From: Berhane Habtemariam (Berhane.Habtemariam@gmx.de)
Date: Wed Feb 25 2009 - 06:18:05 EST
"We always felt strong." veteran fighter Mebrat Hadgu
Efrem Habtetsion, Feb 25, 2009
I was raised in Adi-Hawesha where I attended school up to the 5th grade.
Following the political crisis of 1975 in Eritrea, I became a member of the
hafash wdbat, a clandestine organization. In 1977, many Eritrean cities were
liberated by the People's Forces and the Eritrean Liberation Forces; and
since Adi-Hawesha was surrounded by the PF, I established close contact with
But due to the massive military assistance the Dergue obtained from the
Soviet Union, both liberation fronts were forced to withdraw from around
Asmara. Then, on July 27, 1978 I went with the People's Forces to Sahel. I
took military training in Blikat and was assigned to Brigade 51. Our brigade
was stationed in Denden, Nakfa, during the third, fourth and fifth Derge
offensives that followed the strategic withdrawal. I was with that brigade
until the collapse of the sixth offensive, and later went to brigade 43.
Then, I was transferred to brigade 70 where I stayed until independence.
Q: What was your position in the army?
Mebrat Hadgu: In brigade 43 I was team and platoon medic, (hakim gantan
hayln) and later I became unit leader when the brigade was renamed brigade
101. In early 1988, when we were preparing for the Nadew Operation, I was
promoted to team leader and joined the battle with that rank.
Q: Do you have any special memories about Nadew?
There are so many memorable things about it. The first thing was the general
counterattack that the EPLF took against the Derge forces that were there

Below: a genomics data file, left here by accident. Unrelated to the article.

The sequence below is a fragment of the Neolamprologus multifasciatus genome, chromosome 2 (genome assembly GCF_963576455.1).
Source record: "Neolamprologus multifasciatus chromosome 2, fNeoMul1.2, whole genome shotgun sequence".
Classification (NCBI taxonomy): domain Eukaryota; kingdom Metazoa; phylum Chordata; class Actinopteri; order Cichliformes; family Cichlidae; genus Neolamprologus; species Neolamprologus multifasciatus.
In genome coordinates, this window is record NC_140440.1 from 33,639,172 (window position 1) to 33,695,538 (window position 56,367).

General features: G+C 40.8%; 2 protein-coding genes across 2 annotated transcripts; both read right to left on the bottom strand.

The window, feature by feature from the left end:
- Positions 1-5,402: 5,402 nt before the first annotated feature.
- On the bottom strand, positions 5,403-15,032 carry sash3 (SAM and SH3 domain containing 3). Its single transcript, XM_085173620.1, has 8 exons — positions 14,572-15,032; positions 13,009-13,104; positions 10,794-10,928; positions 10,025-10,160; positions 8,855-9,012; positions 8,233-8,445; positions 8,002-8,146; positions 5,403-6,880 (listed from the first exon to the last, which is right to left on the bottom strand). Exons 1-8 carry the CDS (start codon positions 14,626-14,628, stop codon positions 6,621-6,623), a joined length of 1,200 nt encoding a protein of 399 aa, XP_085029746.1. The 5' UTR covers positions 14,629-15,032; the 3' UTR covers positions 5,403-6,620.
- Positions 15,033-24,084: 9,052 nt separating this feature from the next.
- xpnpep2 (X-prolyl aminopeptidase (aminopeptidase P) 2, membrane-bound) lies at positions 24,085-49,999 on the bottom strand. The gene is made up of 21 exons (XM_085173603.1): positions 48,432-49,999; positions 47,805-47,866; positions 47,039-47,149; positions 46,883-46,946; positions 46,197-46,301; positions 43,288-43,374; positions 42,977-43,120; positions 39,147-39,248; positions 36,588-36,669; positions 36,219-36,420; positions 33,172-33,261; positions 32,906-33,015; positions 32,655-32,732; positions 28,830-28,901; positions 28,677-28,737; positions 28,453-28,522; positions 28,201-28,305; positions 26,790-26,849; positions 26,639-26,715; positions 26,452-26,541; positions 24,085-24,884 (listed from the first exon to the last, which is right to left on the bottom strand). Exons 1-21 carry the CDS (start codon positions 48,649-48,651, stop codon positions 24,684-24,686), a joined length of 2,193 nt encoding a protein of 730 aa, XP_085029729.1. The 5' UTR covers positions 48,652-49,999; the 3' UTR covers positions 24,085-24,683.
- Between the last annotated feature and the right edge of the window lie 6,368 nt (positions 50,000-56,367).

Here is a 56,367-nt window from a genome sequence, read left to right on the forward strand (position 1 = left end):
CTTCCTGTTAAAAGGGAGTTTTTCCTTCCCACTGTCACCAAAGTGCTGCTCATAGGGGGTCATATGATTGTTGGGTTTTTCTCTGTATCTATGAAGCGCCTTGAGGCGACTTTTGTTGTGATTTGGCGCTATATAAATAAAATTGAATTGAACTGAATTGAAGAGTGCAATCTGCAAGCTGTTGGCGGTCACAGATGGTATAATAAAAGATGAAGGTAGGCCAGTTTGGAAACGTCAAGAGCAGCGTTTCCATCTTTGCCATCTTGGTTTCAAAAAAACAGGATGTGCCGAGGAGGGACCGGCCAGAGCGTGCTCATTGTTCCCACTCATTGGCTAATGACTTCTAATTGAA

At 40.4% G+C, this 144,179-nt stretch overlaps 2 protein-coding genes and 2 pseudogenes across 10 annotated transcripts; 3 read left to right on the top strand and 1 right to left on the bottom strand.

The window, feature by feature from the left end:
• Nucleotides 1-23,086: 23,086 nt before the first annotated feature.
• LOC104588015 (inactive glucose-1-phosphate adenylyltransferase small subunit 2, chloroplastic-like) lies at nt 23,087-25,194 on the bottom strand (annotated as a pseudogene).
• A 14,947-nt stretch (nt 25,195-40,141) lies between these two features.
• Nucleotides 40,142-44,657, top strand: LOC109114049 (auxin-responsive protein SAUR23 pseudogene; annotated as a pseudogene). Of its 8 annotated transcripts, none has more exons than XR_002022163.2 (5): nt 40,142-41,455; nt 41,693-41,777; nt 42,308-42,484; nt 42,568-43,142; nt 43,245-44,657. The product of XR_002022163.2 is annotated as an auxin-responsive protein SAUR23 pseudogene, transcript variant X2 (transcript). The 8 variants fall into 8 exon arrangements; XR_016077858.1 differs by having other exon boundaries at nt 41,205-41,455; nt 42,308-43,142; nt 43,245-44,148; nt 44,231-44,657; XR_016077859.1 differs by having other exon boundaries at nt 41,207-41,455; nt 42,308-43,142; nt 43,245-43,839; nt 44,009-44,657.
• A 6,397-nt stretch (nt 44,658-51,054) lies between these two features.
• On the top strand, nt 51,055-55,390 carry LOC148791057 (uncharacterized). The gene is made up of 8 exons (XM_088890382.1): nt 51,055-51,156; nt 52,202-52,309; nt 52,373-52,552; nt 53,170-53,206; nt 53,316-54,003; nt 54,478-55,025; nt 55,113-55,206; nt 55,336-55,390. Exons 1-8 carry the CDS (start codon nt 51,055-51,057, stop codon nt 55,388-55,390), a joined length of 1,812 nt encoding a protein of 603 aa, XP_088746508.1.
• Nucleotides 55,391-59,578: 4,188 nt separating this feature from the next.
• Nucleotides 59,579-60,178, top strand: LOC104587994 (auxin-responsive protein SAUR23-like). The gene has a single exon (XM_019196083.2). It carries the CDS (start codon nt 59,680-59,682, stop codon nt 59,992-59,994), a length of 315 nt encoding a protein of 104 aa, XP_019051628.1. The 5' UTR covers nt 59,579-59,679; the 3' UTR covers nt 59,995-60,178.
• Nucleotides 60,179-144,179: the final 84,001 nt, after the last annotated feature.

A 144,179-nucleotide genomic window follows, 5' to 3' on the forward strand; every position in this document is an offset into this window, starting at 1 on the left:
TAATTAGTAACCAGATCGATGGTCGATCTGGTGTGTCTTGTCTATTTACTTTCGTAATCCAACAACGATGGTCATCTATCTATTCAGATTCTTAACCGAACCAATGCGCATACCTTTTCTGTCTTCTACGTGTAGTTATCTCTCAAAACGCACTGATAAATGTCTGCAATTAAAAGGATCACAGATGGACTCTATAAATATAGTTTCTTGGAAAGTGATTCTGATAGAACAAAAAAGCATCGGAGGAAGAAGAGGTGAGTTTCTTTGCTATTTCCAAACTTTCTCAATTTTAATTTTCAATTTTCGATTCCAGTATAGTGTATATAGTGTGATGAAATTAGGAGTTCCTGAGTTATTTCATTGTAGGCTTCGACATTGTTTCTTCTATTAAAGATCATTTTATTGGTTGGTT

for years. It was a very decisive battle in the history of the Eritrean
armed struggle. We didn't only plan to free Afabet, but also to shorten the
long road to freedom. We planned to free Keren, which was not successful.
While we were around Keren, our unit along with other units took a two
month's special military training. Then, we went to Asosa, western Ethiopia,
through the Sudan.
We accomplished our mission successfully and returned to Eritrea two months'
later. After only five days of our return, we went to Massawa for Operation
Q: How was Fenkel?
It was on February 8, 1990 when our division captured the left side of the
city. We attacked and controlled some areas but the enemy counterattacked
the next day. But, we took a swift measure and destroyed them. At dusk of
February 10, we reached downtown Massawa. The battle didn't end there,
however. Since we were on the left side, we had to cross through Sgalet
Ketan, which our fighters lost in 1977, in order to free the whole city.
Q: In the history of Eritrea's armed struggle, the year 1977 is associated
with Salina, the obstacles our comrades faced in the war of liberating
Massawa. How was it this time?
Crossing Sgalet was not simple, as it never was. We couldn't go the long
distance across the cement factory and naval base in order to attack the
remaining forces of the enemy. So, we had to take bold measures in crossing
Sgalet, which was under the target of the enemy, suffered constant
bombardment. We reorganized ourselves, joined by brigade 49, and started